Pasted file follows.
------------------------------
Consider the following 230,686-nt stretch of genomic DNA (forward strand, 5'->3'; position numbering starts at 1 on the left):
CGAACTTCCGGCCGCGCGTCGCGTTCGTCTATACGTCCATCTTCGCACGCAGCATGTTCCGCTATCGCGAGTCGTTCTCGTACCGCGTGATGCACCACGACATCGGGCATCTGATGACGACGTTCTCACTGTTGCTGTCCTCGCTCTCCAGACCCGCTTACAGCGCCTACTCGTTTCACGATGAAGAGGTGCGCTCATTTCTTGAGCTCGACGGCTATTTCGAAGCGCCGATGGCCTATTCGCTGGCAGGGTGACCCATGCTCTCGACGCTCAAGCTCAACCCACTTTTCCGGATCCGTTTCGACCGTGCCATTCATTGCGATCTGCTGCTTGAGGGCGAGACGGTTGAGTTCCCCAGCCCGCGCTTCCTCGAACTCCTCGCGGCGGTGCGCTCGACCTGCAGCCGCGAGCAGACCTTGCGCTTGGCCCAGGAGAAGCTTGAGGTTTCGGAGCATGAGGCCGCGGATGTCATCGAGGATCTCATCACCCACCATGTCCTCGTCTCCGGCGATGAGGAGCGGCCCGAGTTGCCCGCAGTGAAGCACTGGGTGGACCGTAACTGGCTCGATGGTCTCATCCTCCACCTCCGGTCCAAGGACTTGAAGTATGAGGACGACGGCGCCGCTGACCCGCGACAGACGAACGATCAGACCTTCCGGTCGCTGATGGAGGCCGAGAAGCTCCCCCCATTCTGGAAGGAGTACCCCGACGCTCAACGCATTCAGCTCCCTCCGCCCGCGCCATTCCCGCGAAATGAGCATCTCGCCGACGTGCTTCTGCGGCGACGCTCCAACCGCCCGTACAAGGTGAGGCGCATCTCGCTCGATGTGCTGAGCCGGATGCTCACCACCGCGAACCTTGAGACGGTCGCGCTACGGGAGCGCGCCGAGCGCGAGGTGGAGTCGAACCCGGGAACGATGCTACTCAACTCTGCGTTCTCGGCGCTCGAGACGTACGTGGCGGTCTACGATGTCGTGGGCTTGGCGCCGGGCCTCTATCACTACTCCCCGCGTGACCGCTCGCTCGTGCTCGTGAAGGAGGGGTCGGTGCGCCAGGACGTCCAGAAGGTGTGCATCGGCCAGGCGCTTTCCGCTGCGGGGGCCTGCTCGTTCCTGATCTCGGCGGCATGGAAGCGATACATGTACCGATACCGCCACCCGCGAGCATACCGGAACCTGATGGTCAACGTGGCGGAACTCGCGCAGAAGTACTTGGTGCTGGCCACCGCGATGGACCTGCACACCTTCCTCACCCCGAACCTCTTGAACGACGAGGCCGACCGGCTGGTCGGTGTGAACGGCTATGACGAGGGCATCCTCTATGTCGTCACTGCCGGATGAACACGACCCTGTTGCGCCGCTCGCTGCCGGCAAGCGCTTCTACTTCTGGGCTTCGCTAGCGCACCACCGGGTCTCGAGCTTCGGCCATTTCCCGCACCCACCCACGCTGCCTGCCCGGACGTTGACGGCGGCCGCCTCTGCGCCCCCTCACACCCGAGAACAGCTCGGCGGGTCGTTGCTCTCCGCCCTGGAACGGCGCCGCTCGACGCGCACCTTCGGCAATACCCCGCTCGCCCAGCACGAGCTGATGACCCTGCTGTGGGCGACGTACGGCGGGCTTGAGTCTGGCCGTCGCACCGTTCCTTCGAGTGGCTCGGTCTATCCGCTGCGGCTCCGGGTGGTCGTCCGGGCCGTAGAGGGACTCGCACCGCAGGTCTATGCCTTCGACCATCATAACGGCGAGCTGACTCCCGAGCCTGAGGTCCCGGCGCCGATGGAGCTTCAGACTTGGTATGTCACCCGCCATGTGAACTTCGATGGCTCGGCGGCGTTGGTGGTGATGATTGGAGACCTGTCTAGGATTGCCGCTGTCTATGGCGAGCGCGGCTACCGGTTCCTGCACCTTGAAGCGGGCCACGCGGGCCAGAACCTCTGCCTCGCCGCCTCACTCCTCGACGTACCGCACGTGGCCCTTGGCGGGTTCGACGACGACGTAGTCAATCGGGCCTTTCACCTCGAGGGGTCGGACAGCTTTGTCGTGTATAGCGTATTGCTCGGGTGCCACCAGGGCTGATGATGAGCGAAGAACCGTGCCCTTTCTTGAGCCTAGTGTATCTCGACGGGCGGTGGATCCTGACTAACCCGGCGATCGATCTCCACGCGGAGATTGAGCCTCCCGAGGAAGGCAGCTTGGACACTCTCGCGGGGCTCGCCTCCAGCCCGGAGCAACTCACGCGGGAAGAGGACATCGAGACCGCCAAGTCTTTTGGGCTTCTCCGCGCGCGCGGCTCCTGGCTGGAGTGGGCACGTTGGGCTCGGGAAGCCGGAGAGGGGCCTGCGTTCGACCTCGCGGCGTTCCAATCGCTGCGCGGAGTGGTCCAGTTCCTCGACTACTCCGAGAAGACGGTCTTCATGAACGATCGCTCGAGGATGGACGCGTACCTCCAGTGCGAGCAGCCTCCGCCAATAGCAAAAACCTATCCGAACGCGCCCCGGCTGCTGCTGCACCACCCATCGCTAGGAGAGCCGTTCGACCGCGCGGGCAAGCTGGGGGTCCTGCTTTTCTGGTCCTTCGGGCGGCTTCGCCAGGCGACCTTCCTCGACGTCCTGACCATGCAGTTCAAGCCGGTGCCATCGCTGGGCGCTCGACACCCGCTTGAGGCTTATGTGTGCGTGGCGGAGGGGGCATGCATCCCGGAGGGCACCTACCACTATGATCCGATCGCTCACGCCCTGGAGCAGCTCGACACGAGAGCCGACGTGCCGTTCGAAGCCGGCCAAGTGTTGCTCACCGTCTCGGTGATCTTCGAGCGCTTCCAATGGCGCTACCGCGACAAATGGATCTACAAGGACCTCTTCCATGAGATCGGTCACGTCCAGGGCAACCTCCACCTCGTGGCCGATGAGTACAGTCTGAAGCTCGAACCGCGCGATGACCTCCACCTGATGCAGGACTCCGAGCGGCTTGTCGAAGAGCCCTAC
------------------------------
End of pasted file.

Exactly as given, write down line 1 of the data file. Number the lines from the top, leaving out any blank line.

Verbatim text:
Consider the following 230,686-nt stretch of genomic DNA (forward strand, 5'->3'; position numbering starts at 1 on the left):